Nearly half of small businesses are spending about six hours a week on social media. That’s almost a whole day of business! Social media management tools can help to make you more productive and effective during the time spent on social media.
Below is a comprehensive list of the tools I have worked with or am currently using to schedule content for myself and my clients. Many are accessible on mobile, and some are accessible on both mobile and desktop. Take it from a pro – it’s always nice to have your social media management tools right on your phone for easy access on the go!
Top Social Media Management Tools to Make Your Content Creation Tasks Easier
Social Media Management Platforms
Deciding on a social media management platform is like picking what type of ice cream you want at the local creamery. They’re all generally the same (frozen milk and sugar), but with slightly different ingredients based on your preferences.
[bctt tweet=”Deciding on a #socialmedia management platform is like picking what type of ice cream 🍨 you want at the local creamery. It’s hard!” username=”meaghanmae”]
Hootsuite – With the free option of Hootsuite you can connect three social media accounts and schedule up to 30 messages. If you’re scheduling posts once a week or more frequently the free one may be enough, otherwise they have a paid plan that can handle more.
HubSpot – HubSpot is excellent for larger companies looking for a full-blown CRM (customer relationship management) system. You can do social listening, schedule content, and analyze your efforts based on campaigns within the platform.
Planoly– I recently started to use this, and I’m so glad I did! The drag and drop feature and grid view make it incredibly simple to plan your Instagram content. It even lets you know how many hashtags you have space left for with the Instagram mandated maximum of 30.
Buffer – If you’re a fan of drag and drop, this is the social media manager for you. At the time of this blog post, it’s one of the few platforms that offer drag and drop to reschedule content.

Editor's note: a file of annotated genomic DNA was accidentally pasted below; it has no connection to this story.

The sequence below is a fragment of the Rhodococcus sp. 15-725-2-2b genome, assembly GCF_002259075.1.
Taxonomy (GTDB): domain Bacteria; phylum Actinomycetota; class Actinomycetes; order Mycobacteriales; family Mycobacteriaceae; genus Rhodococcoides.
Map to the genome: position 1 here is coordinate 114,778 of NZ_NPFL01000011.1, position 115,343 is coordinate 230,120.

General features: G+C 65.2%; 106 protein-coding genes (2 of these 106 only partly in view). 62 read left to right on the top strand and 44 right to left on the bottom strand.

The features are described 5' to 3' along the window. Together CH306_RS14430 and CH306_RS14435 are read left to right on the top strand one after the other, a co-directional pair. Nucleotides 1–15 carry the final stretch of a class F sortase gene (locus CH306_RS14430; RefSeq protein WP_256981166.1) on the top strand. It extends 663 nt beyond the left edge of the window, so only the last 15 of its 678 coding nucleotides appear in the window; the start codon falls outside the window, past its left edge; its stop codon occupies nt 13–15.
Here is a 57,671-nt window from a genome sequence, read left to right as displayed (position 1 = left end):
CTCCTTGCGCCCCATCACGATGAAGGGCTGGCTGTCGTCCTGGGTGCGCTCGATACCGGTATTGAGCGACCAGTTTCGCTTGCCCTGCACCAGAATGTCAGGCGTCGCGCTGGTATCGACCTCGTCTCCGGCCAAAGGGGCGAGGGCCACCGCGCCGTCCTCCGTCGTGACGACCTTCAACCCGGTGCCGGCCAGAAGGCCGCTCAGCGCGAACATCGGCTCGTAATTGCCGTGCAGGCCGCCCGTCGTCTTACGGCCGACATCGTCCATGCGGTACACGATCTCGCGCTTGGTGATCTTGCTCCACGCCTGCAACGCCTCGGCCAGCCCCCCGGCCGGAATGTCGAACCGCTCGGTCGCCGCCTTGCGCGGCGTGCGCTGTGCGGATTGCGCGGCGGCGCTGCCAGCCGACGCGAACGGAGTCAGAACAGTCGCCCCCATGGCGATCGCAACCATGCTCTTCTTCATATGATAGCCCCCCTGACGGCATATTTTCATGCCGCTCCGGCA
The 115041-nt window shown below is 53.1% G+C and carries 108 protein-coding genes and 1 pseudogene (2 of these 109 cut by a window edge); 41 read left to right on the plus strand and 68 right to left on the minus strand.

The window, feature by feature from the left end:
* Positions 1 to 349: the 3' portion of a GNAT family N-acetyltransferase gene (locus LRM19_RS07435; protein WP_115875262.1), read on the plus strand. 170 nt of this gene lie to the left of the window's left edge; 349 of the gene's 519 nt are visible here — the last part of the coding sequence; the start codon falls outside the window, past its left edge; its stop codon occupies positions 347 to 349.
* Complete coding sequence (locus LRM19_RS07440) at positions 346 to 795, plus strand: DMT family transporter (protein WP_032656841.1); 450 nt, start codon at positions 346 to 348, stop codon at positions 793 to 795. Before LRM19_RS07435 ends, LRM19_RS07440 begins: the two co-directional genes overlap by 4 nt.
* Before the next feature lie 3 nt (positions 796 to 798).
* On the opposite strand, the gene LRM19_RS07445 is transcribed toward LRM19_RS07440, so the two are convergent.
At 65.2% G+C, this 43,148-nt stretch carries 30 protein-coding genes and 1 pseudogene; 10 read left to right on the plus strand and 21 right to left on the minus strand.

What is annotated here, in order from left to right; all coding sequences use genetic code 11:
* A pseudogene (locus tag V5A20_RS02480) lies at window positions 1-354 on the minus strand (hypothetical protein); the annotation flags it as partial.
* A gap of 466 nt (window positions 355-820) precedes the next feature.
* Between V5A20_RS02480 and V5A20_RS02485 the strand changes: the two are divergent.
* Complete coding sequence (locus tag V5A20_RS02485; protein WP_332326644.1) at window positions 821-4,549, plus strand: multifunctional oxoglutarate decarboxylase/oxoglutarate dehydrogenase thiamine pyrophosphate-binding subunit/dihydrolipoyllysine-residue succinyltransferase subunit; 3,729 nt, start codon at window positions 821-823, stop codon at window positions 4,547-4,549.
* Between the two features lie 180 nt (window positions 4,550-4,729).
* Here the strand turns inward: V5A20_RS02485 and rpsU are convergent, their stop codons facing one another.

CoSchedule – Businesses with an active blog will like CoSchedule. It integrates with WordPress, and you can see social messages and blog posts in a single calendar for easier planning. Scheduling additional social messages for each blog is convenient too with your related images readily available.
Whether you’re creating the perfect Instagram post, the featured image for your next blog post, or thumbnail for your upcoming viral video, you’ll likely want a tool – especially if you’re going to add any text.
Canva – I wrote in-depth about Canva and how to use it in 2016. It’s one of my top two tools I recommend to clients if they want to DIY their social media and blog/website images.
izkiz Cam – This is my favorite Instagram image editor. Created by a popular Instagrammer with nearly 3 million followers, this app is $1.99. I highly recommend it if you’re looking for something to make your photos brighter and more vibrant.
A big part of your social media marketing strategy should include analyzing your content to identify what works and what doesn’t. Accurately measuring your results from social will help you to generate top-performing posts as you move forward. Don’t guesstimate like this guy.
Most social media management platforms and social networks include analysis features within them, but if you’re looking for something more check out this list.